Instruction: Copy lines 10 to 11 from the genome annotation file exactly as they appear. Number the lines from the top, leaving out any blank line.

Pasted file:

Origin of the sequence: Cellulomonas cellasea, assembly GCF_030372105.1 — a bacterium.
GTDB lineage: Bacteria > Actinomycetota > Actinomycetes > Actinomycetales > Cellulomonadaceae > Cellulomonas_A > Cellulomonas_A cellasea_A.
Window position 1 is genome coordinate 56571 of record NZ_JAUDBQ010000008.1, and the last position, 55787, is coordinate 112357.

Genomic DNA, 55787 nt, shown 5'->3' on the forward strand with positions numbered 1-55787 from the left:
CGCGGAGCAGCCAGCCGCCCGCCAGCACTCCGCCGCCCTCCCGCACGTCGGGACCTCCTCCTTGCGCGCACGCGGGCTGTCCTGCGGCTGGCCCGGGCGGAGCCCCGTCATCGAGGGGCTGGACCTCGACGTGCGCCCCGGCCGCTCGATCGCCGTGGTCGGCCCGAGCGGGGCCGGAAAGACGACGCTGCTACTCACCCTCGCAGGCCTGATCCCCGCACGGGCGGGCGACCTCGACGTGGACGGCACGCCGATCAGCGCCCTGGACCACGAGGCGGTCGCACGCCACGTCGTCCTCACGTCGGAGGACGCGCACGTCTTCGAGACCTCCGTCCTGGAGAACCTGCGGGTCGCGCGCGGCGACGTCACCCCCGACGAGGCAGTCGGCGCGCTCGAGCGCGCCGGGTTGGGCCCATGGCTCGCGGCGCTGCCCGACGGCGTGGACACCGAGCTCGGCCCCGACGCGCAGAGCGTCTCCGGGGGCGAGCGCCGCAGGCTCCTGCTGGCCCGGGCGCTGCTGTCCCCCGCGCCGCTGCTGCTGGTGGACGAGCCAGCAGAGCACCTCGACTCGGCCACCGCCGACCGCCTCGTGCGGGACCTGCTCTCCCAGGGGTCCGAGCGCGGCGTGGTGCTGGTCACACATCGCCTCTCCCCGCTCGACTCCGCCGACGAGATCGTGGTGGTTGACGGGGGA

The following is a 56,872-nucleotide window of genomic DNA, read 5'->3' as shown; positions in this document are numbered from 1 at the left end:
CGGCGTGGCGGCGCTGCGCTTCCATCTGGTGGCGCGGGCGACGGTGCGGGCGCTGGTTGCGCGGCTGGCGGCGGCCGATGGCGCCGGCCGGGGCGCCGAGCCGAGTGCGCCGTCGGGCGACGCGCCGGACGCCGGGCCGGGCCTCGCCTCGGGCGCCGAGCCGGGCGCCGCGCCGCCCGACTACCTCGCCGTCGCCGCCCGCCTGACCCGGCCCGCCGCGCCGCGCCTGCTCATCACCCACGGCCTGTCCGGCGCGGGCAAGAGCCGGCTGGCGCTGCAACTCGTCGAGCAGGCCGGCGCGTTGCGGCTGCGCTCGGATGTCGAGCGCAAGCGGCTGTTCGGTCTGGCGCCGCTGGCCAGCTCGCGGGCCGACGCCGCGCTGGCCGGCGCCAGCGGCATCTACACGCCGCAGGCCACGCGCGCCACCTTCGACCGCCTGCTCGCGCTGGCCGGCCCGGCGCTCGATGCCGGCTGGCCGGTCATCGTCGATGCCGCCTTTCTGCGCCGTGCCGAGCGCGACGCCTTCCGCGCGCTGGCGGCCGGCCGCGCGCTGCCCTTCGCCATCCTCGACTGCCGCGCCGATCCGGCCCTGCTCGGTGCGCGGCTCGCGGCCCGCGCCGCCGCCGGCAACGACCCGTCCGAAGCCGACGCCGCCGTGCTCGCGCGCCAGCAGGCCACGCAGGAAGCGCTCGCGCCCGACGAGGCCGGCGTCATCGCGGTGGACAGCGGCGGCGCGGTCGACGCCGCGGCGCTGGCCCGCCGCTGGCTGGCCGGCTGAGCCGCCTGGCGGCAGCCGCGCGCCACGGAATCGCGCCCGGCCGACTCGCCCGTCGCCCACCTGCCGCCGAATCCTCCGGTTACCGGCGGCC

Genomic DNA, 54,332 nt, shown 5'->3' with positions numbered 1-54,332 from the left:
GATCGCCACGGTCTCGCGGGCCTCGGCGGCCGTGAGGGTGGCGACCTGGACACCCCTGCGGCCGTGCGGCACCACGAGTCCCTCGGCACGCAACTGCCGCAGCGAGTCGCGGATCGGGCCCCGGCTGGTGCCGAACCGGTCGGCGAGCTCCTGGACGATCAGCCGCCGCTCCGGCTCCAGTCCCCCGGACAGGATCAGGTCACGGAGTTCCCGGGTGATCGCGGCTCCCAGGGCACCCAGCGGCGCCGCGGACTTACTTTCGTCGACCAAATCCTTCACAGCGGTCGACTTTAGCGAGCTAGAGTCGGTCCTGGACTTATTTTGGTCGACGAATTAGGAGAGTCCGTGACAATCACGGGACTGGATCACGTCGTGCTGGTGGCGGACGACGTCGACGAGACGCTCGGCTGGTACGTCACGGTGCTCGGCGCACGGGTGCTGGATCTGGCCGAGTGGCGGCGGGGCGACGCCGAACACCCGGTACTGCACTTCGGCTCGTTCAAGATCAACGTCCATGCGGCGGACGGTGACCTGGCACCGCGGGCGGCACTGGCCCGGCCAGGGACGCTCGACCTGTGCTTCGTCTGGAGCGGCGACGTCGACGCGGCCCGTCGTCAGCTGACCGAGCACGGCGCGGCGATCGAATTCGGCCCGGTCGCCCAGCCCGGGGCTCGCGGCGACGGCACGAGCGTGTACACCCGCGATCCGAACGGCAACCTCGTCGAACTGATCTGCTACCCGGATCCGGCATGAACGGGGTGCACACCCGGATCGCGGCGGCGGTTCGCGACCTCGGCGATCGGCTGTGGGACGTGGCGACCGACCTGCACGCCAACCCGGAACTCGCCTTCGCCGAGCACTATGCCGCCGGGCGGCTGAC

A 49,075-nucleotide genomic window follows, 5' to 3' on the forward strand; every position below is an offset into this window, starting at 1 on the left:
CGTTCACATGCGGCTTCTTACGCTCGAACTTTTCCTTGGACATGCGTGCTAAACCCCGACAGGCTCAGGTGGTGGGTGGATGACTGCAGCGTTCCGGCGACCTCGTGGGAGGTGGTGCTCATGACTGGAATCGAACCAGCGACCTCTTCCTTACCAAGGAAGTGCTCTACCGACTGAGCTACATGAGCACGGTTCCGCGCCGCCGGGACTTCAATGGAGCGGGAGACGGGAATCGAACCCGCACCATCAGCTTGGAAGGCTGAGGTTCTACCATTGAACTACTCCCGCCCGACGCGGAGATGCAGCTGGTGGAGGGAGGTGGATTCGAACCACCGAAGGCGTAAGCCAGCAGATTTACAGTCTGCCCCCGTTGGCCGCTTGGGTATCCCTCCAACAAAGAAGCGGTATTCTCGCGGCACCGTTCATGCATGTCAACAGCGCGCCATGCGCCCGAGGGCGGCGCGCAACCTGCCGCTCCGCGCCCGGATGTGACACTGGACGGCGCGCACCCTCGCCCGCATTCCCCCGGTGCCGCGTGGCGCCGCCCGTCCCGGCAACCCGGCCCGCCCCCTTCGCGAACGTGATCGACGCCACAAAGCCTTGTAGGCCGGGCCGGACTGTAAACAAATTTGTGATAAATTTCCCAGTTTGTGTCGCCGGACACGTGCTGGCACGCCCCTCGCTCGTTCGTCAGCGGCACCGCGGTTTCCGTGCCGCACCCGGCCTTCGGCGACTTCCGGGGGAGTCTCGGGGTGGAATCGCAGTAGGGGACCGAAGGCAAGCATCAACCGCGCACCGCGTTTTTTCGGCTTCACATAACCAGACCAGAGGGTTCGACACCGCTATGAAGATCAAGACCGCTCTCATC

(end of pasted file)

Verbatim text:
A 49,075-nucleotide genomic window follows, 5' to 3' on the forward strand; every position below is an offset into this window, starting at 1 on the left:
CGTTCACATGCGGCTTCTTACGCTCGAACTTTTCCTTGGACATGCGTGCTAAACCCCGACAGGCTCAGGTGGTGGGTGGATGACTGCAGCGTTCCGGCGACCTCGTGGGAGGTGGTGCTCATGACTGGAATCGAACCAGCGACCTCTTCCTTACCAAGGAAGTGCTCTACCGACTGAGCTACATGAGCACGGTTCCGCGCCGCCGGGACTTCAATGGAGCGGGAGACGGGAATCGAACCCGCACCATCAGCTTGGAAGGCTGAGGTTCTACCATTGAACTACTCCCGCCCGACGCGGAGATGCAGCTGGTGGAGGGAGGTGGATTCGAACCACCGAAGGCGTAAGCCAGCAGATTTACAGTCTGCCCCCGTTGGCCGCTTGGGTATCCCTCCAACAAAGAAGCGGTATTCTCGCGGCACCGTTCATGCATGTCAACAGCGCGCCATGCGCCCGAGGGCGGCGCGCAACCTGCCGCTCCGCGCCCGGATGTGACACTGGACGGCGCGCACCCTCGCCCGCATTCCCCCGGTGCCGCGTGGCGCCGCCCGTCCCGGCAACCCGGCCCGCCCCCTTCGCGAACGTGATCGACGCCACAAAGCCTTGTAGGCCGGGCCGGACTGTAAACAAATTTGTGATAAATTTCCCAGTTTGTGTCGCCGGACACGTGCTGGCACGCCCCTCGCTCGTTCGTCAGCGGCACCGCGGTTTCCGTGCCGCACCCGGCCTTCGGCGACTTCCGGGGGAGTCTCGGGGTGGAATCGCAGTAGGGGACCGAAGGCAAGCATCAACCGCGCACCGCGTTTTTTCGGCTTCACATAACCAGACCAGAGGGTTCGACACCGCTATGAAGATCAAGACCGCTCTCATC